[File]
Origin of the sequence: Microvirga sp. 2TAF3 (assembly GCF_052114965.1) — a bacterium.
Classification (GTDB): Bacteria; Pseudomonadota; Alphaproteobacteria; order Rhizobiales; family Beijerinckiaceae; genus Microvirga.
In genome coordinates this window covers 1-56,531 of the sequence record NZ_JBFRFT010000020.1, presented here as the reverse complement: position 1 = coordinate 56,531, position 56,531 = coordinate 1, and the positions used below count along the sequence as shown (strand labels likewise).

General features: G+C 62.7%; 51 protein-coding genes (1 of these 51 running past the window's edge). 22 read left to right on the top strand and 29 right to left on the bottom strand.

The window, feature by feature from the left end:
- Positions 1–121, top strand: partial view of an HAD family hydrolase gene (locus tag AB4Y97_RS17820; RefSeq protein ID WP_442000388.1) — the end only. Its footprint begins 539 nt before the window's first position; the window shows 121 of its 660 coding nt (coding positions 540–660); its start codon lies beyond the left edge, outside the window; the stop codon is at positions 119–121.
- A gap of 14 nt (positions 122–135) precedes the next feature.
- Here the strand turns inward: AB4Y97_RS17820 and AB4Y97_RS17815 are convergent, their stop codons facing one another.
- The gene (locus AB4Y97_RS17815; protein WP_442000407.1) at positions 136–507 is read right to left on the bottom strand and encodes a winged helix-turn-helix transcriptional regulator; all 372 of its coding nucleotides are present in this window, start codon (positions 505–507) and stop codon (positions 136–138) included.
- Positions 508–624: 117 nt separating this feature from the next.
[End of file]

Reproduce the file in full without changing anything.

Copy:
Origin of the sequence: Microvirga sp. 2TAF3 (assembly GCF_052114965.1) — a bacterium.
Classification (GTDB): Bacteria; Pseudomonadota; Alphaproteobacteria; order Rhizobiales; family Beijerinckiaceae; genus Microvirga.
In genome coordinates this window covers 1-56,531 of the sequence record NZ_JBFRFT010000020.1, presented here as the reverse complement: position 1 = coordinate 56,531, position 56,531 = coordinate 1, and the positions used below count along the sequence as shown (strand labels likewise).

General features: G+C 62.7%; 51 protein-coding genes (1 of these 51 running past the window's edge). 22 read left to right on the top strand and 29 right to left on the bottom strand.

The window, feature by feature from the left end:
- Positions 1–121, top strand: partial view of an HAD family hydrolase gene (locus tag AB4Y97_RS17820; RefSeq protein ID WP_442000388.1) — the end only. Its footprint begins 539 nt before the window's first position; the window shows 121 of its 660 coding nt (coding positions 540–660); its start codon lies beyond the left edge, outside the window; the stop codon is at positions 119–121.
- A gap of 14 nt (positions 122–135) precedes the next feature.
- Here the strand turns inward: AB4Y97_RS17820 and AB4Y97_RS17815 are convergent, their stop codons facing one another.
- The gene (locus AB4Y97_RS17815; protein WP_442000407.1) at positions 136–507 is read right to left on the bottom strand and encodes a winged helix-turn-helix transcriptional regulator; all 372 of its coding nucleotides are present in this window, start codon (positions 505–507) and stop codon (positions 136–138) included.
- Positions 508–624: 117 nt separating this feature from the next.